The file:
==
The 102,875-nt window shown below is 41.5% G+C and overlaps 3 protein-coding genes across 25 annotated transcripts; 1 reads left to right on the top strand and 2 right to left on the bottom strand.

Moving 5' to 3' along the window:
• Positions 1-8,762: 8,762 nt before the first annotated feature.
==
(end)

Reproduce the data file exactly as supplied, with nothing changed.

The 102,875-nt window shown below is 41.5% G+C and overlaps 3 protein-coding genes across 25 annotated transcripts; 1 reads left to right on the top strand and 2 right to left on the bottom strand.

Moving 5' to 3' along the window:
• Positions 1-8,762: 8,762 nt before the first annotated feature.